Most research on teen mental health tends to be focused on the negative – those things in a teen’s life that can cause trouble, illness, or challenge. However, one recent study, published by the British Psychological Society in June 2015, revealed that when teens are faced with adversity, especially those in lower socioeconomic circles, friendships can be a tremendous support.
The study asked questions of 409 students between the ages of 11 and 19 who resided in low income areas of England. The researchers examined the quality of the students’ friendships in a psychological assessment. In various ways, the assessment measured the students level of resilience when faced with challenges and how they coped with those challenges. Students of both genders found that their closest friendships helped them deal effectively with the problems they faced. The research found that friends helped with finding the positive in problems and with strategizing and planning. The results revealed that friends provided emotional support, which helped students develop skills and resilience so that they could meet the challenges they faced. In short, the research found that friends can help build resilience in teens.
Resilience is a psychological quality that can assist teens in saying no to drugs, curbing peer pressure, knowing when to make the right choices, and avoiding risky behavior. For instance, resilient teens are those who have learned to manage stress effectively. They tend to be those who have healthy relationships with adults, easy going dispositions, and inner resources that position them to move easily into adulthood.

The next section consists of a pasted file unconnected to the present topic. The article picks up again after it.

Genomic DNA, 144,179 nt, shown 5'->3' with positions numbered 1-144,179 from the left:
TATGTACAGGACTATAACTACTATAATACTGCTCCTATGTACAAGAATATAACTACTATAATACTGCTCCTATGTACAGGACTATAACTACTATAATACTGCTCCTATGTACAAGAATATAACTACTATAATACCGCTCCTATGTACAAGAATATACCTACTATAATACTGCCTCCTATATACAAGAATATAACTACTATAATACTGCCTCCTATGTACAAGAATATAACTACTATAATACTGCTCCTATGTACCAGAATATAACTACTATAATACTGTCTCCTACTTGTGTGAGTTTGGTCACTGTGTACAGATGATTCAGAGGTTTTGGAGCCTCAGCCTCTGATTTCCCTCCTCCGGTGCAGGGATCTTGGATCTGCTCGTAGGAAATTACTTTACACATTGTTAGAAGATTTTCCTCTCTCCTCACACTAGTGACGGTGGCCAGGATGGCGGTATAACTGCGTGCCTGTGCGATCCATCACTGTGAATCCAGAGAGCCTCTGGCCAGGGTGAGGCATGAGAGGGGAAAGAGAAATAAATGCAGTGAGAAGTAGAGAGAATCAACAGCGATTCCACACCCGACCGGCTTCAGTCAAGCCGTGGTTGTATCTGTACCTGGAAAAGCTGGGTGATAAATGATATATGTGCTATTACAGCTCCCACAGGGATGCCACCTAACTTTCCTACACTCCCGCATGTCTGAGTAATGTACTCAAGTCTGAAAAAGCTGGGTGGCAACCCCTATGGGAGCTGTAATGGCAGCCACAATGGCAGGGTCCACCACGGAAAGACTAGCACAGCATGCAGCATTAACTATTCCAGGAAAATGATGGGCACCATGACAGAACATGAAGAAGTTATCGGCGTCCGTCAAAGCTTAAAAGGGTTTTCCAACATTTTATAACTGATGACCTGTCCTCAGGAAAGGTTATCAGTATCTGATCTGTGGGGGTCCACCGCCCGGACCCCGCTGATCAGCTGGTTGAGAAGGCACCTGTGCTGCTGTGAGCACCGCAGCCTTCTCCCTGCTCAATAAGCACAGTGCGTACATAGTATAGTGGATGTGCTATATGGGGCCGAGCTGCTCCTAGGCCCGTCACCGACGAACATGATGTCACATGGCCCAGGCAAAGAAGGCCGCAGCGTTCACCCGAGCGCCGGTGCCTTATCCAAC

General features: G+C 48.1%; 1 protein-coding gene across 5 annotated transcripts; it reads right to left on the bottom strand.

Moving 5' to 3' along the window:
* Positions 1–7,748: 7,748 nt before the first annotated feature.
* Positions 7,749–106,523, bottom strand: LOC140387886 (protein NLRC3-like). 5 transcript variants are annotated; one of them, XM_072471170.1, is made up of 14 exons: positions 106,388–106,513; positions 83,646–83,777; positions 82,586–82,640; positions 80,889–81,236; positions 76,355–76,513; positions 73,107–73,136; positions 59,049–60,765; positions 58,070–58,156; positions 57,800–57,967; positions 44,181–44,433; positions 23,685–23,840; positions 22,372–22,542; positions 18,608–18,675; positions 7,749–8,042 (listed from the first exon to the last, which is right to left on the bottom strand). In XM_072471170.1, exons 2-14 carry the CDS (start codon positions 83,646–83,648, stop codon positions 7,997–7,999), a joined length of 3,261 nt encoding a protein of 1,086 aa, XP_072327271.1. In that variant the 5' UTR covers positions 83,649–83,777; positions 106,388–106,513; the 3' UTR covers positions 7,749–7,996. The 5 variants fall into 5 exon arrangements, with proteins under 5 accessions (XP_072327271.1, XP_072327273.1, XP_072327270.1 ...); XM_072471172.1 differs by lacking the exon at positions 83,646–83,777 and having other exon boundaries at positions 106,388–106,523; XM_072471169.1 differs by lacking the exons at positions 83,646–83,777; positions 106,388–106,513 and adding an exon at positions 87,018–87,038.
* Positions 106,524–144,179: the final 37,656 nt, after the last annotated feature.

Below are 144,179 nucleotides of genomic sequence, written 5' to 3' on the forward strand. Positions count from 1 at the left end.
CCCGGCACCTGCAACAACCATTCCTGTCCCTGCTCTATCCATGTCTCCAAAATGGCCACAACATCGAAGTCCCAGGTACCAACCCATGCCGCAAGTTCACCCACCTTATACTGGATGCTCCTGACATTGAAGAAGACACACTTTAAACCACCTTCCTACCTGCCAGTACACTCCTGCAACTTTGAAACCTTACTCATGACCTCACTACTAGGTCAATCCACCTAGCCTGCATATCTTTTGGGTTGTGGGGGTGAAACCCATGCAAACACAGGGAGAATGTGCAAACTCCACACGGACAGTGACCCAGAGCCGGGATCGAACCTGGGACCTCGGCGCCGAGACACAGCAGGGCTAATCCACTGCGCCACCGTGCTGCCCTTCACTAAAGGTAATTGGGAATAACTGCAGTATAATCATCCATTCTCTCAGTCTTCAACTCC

The study mentioned above and other research has found that it’s actually important for teens to spend time with friends. Teens are searching for a sense of self during this life stage and being able to be with others is an essential component to this life task. Positive experiences with friends and peers can help build inner strength and confidence.
A few ways that teen can make friends, if they don’t already have connections that feel close, include:
Join a club – If teens have an interest in a certain type of book, for example, or in a particular kind of sport, then joining a club with others with the same interest can be a great way to make new friends. A sports team is another way to meet new people who enjoy the same physical activities. The paper, sites online, and postings in any community usually provide details about clubs to join.
Make friends with co-workers – If a teen is already working, this might be a great way to make friends too. If a teen wanted to develop a friendship with a coworker, one way to do this is ask to carpool with someone. Also, many companies offer carpool programs. Carpooling is a way to connect with people who live near you and save on transportation costs at the same time. If carpooling doesn’t work, a teen might find a reason to celebrate and invite friends from work to join him or her to that celebration or party.
If you already have a best friend or would like to make a close connection with someone, friends can be incredibly supportive and help teens build resilience.